Christopher Hitchens’ writings on politics and his public face on a variety of TV programs and in other forums have earned him manifold tags, not always favorable ones (depending on whom is bestowing them) — he’s been called a provocateur, a contrarian, a ranter, a polemicist, a traitor (by former friends on the Left who disagree with his view of U.S. involvement in Afghanistan and Iraq). But the essays in “Arguably” remind us of other dimensions to this singular writer and thinker that are sometimes overshadowed by the range of his political commentary.
Though there are plenty of essays on politics to be found here, the book also treats us to other arrows in Hitchens’ proverbial quiver, including his bracing, exhilarating approach to important literary figures. He addresses not only his long-admired Orwell, but many other writers as well — popular and contemporary — which is why this book merits a lasting place on your bookshelf in company with collections such as John Bayley’s “The Power of Delight” or George Steiner’s “No Passion Spent.”
In literary matters, Hitchens lays out issues swiftly for his readers (the majority of the pieces collected here have appeared in the Atlantic, Slate and Vanity Fair): The complicated relations, for example, between Roman Catholics and English Anglicans is given with suppleness and economy — a mere paragraph — before he embarks on an assessment of “Wolf Hall,” Hilary Mantel’s award-winning novel about the life and end of Thomas Cromwell, Henry VIII’s fallen enforcer. He admires her way of “demystifying … one of history’s wickedest men,” and demystification has been his life’s work, whether directed at the big questions in his books (“God Is Not Great”) or else at smaller ones in this collection (“How,” he asks in a piece about the Harry Potter series, “can Voldemort and his wicked forces have such power and yet be unable to destroy a mild-mannered and rather disorganized schoolboy?”)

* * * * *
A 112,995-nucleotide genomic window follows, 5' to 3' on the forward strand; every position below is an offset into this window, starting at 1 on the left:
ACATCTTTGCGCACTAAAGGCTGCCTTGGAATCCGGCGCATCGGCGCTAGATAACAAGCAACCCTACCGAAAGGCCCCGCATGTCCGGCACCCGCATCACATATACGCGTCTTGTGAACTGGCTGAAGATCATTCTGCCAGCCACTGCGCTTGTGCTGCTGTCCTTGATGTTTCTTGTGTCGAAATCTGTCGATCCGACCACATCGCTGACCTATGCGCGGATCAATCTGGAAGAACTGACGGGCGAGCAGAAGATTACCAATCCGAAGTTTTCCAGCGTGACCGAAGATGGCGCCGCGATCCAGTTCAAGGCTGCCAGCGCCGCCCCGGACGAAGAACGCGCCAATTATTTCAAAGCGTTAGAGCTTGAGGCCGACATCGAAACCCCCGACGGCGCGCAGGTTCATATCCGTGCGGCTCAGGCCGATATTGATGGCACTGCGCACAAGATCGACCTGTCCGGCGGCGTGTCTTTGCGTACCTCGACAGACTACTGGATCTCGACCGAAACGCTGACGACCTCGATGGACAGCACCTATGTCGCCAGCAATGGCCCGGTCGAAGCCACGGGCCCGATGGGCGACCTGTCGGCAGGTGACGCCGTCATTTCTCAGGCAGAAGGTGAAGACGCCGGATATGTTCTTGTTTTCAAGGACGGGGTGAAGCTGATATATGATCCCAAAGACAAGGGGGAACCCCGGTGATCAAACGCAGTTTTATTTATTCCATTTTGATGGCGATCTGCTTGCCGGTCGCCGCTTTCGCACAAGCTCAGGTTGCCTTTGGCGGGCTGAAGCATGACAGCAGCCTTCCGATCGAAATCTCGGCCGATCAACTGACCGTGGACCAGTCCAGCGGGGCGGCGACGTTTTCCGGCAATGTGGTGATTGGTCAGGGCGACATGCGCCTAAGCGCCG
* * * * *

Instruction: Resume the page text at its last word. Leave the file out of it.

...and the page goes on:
Earlier this year “The Quotable Hitchens” was published, but pithy excerpts aren’t enough to fully enjoy Hitchens — these amount to a snack and what you really should have is the full meal that “Arguably” furnishes. That being said, however, it’s hard to resist his one-liners in “Arguably,” even though they are deployed in the service of learned, timely, shrewd meditations on everything from popular tastes to the way novelists sometimes provide an unexpected, apt commentary on current circumstances abroad.
While Mantel earns his praise, for instance, Stieg Larsson receives his scorn, delivered in Hitchens-esque style: Larsson “conjured a detective double act so incongruous that it makes Holmes and Watson seem like siblings.” Elsewhere, in the popular works of George MacDonald Fraser about 19th century rogue Harry Flashman’s adventures abroad, he finds a compelling picture of the true nature of imperialism: “The empire on which the sun never set was also the empire on which the gore never dried.”
The earlier comment that “Arguably” deserves a long shelf life in your home calls to mind the short, funny piece with which Hitchens closes this collection, “Prisoner of Shelves.” There he describes his own bibliomania and why many people, especially writers, have trouble letting go of books. The reason? Three simple words: You never know:
“It used to be such a pleasure to get one of those padded envelopes in the mail, containing a brand-new book with the publisher’s compliments. Now, as I collect my daily heap of these packages from my building’s concierge, I receive a pitying look,” he writes. “It ought to be easy to deal with this excess..... Give them away to friends or take them to a secondhand bookseller. But the thing is, you never know. Two new histories of the Crusades have appeared in the past year, for instance, and I already have several books on those momentous events. How often, really, do I need to mention the Crusades in a column or a review? Not that often — but then, it suddenly occurs to me, not that seldom either. Best be on the safe side.”
The comedy of Hitchens’ effort to justify why he keeps all of his books doesn’t, I think, apply to “Arguably” — its value is clear and needs no justification. And since his diagnosis of esophageal cancer last year, opportunities to hear him, understandably, have been fewer. Which is another thing “Arguably” inadvertently addresses — for in reading this collection of his thoughts, immersing yourself in the particular turns of phrase and associations of Hitchens’ wit, you suddenly realize something else: You’re hearing his voice again.